SAN DIEGO — Days after an aerial embolism from a high-altitude glider flight ruined his boyhood dream of becoming a fighter pilot, Lance Cpl. Howard A. Foote Jr. of Los Alamitos flew into Marine Corps history and the end of his military career.
Under cover of darkness five years ago, the 20-year-old aviation mechanic stole an A-4M Skyhawk from El Toro Marine Corps Air Station and put the aging fighter-bomber through a series of high-speed maneuvers over the black waters of the Pacific.
The unauthorized hop by a young enlisted man without formal flight training captured the public's attention, stunned the Marine Corps all the way to the commandant's office and pointed out security flaws at the base.
But his dismissal and near court-martial have not grounded the once impetuous Foote's resolve. The same skill, ambition and audacity he put into the flight of the Skyhawk has now gone into an attempt to develop the world's first microwave-powered aircraft, the X-21.
If it is built, Foote, 25, says he plans to break a world altitude record of 85,000 feet set by Lockheed's SR-71 Blackbird, a matte black dagger with titanium skin capable of going three times the speed of sound.
"It's not just all money," said Foote of San Diego, whose vocabulary is filled with technical jargon about flight parameters, thermodynamics and gigahertz. "I really want to see what I can get done."
With $10,000 in savings and the help of a former Marine Corps bomber pilot, Foote established Flight Dynamics Design and Development Corp. in Palm Springs and attracted the attention of several companies, including Arco, which has offered to provide expensive microwave transmitters.
They will be used to power a relatively inexpensive manned or unmanned aircraft capable of staying aloft for days at altitudes above 70,000 feet. In effect, the plane would be a poor man's satellite, useful for a host of surveillance and scientific research missions.
On the drawing board, the X-21 has a glider-style airframe of carbon fiber and Kevlar powered by two 35-horsepower motors mounted in pods, one under each wing. Plans call for microwave-receiving antennas to be embedded in the wings to receive a beam from a transmitter on the ground.
To keep the cockpit from turning into a microwave oven, considerable shielding would be installed to protect the pilot during manned flights.
Foote, who is the project engineer and test pilot, says that suitable engines and a state of the art airframe built by a Canadian concern have been found. More work needs to be done on a set of special propellers capable of providing enough power in the thin air found at high altitude. Test flights are at least a year away.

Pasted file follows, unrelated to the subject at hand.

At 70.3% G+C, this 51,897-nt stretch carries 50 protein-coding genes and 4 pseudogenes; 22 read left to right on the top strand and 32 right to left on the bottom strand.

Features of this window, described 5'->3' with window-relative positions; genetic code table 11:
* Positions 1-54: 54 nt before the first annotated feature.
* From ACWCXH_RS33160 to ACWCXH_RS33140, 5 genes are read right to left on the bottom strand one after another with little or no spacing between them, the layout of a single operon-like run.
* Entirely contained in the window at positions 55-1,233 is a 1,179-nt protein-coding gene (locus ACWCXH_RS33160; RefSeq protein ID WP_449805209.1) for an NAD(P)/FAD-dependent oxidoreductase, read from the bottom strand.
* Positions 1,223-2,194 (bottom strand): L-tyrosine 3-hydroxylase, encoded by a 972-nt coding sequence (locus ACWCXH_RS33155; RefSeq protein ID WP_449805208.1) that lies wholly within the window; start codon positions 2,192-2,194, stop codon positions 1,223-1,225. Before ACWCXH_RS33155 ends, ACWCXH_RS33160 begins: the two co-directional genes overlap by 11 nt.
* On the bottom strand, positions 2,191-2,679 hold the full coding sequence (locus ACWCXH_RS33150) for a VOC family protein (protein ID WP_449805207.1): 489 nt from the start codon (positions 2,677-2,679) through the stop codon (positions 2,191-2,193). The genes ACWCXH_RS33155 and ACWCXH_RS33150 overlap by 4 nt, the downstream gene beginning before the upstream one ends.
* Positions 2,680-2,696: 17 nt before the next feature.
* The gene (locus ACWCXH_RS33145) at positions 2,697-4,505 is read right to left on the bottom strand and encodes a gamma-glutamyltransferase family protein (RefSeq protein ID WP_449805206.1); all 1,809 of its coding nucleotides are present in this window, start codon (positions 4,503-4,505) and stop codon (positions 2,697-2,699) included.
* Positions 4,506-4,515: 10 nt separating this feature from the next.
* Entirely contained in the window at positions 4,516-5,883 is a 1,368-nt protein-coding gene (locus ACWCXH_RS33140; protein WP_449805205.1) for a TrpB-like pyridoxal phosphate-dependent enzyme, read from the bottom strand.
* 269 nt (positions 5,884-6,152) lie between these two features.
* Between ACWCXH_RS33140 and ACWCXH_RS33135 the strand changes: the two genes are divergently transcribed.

"The idea has potential," said Prof. James DeLaurier of the Institute for Aerospace Studies at the University of Toronto, which has worked on the concept of microwave-powered flight for almost 10 years. "The technology for high-altitude, long-endurance aircraft is finally coming together today."
All that is needed are a couple of diesel generators on the ground, a lightweight airframe and high-quality motors. Theoretically, an unmanned microwave aircraft can stay aloft as long as the electric bill is paid, DeLaurier said.
The Institute for Aerospace Studies already has built an experimental model called the SHARP with a 15-foot wing span that has flown successfully. Further research to perfect automatic controls for long duration flights is under way using a larger plane with a conventional internal-combustion engine.
Foote's design, however, would be the first full-size microwave aircraft in the world and, if feasible, would be cheaper to operate than satellites or other conventionally powered designs used as high-altitude instrument platforms.
"I don't doubt the fact that Howard is involved in something like this," said Bradley N. Garber, an Irvine attorney and former Marine Corps defense lawyer who represented Foote after he stole the Skyhawk. "It's up his avenue of taking a risk and his desire to keep learning about flight."
Before entering the Marines in 1984, Foote was a record-holding glider pilot as a teen-ager. His soaring continued in the corps until February, 1986, when he suffered an aerial embolism, a form of the bends, while attempting to set an altitude record.
His undoing in the military began a few days after a flight surgeon declared him medically unfit for flight school because of the embolism, which has the potential to recur. With his boyhood dreams ruined, he donned a pressure suit at 2 a.m. on the Fourth of July, climbed aboard the Skyhawk and fired it up.
Foote, who had received about 100 hours of training in a simulator on the ground, took off on an unlighted runway. Forty minutes later he returned from a jaunt to San Clemente Island. Cockpit instruments showed that he executed several high-speed maneuvers.
"He had some fun up there," a major testified during the young man's disciplinary hearings.